Yesterday was beautiful! My first day out for more than 10 minutes at a time since all the snows.
Removed the cold frames from my lettuce and spinach. They’ve been on for 20 days which is longer than I feel is good. (Topic for a future post.) The last few snows were wet and covered my garden with what seemed to me a one foot blanket of ice so the frames were frozen in place. Chipped away a lot of the ice a few days ago but yesterday was the first day they were thawed enough to move the frames.
Lettuce and spinach looked good, but even though I had trapped voles in those beds just before the snows, the voles in neighboring beds found the protected areas to surface during the snow and severe cold. Not particularly good for my lettuce since the creatures undermine it when they tunnel under it and then surface.
If you don’t know what voles are (lucky you!), they are mouse-like rodents that when grown can measure 5 to 8 inches long, including the tail. Sometimes grey, sometimes brown. They are active all year long and extremely prolific. I read somewhere that females mature in 40 days and have 5 to 10 litters per year; each litter from 3 to 6 young. Do the math. Staggering!
I trap mostly in the winter when their above ground runways that connect burrow openings are easier to see in my garden than at other times when vegetation is so dense. If I trap 1 or 2 dozen a winter, it goes a long way towards keeping the numbers down. I never get rid of them totally though.
In growing season I watch for tell tale signs of vole activity that is harmful to my plants. Most especially my onion beds. I know first hand that some voles have a taste for onions!
They will also undermine lots of other plants like tomatoes, peas, beans, cukes, peppers etc. so I keep watch and trap when I suspect a lot of vole activity.
My trapping method requires one mouse trap, one good size flower pot that will fit over the trap, and a rock or something to weight the pot so it will not blow away or fall over. For bait I use a piece of apple and tie it onto the trap. (Otherwise the vole may be able to take the apple without getting caught.) If I don’t have apple I’ll sometimes use peanut butter.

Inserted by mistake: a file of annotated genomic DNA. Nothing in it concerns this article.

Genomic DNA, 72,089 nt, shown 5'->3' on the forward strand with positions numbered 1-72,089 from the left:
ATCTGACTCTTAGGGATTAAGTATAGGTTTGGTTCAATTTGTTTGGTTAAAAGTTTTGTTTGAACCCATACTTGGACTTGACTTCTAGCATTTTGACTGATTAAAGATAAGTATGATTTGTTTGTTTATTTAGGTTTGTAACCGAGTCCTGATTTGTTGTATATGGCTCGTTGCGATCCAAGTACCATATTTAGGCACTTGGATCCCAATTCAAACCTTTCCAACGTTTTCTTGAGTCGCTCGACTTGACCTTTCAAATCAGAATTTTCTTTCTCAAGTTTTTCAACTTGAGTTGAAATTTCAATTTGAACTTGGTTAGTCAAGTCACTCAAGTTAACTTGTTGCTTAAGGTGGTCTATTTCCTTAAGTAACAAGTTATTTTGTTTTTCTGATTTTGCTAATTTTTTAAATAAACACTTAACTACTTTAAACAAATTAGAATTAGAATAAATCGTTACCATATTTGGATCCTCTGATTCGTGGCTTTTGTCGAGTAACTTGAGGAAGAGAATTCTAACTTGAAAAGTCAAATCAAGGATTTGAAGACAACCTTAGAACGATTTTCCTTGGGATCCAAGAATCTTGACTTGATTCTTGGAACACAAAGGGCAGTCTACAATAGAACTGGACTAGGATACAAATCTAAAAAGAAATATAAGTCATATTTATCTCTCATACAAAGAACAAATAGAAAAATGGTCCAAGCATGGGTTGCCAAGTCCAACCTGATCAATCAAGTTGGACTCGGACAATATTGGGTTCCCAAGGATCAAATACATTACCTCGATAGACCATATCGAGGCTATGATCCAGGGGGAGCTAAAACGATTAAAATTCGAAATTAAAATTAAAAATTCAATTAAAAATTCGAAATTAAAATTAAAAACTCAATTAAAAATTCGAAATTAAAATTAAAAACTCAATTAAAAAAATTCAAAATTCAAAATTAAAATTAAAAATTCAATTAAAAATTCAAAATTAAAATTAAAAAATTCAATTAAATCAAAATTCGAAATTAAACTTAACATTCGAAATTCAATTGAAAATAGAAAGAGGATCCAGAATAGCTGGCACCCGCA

With my gloved hand at the burrow opening I pull out the dirt to make a level landing on which to place the trap. Then cover it with the pot and place the weight on top. By the way, voles usually won’t take the bait unless it is seemingly protected. Thus: the pot to cover it.
When I have traps set (maybe 15 to 30 days out of the year) I like to check them twice a day, although sometimes once a day has to do. I’ve caught as many as 5 from the same burrow opening and occasionally will catch a shrew as well. (A shrew has the appearance of a long-nosed mouse, but does not have the familiar gnawing front incisor teeth of rodents.) I’ve also caught voles at burrow openings that looked as if they were abandoned long ago. When caught they are immediately buried outside the garden.
Trapping voles is a task that I don’t enjoy, but I do it from time to time to keep them at bay and to be able to enjoy more of the fruits of my labor. Besides, its part of tending my garden.
Picture # 1 Snow and ice has thawed enough to take cold frames off. (Notice the black pot to the right; trap is underneath.)
Picture #2 I am removing the biggest of the cold frames. (Notice the black pot with a weight on top.)
Picture #3 Various lettuces that have been under the cold frame.
Picture #4 I have just finished picking spinach for a salad.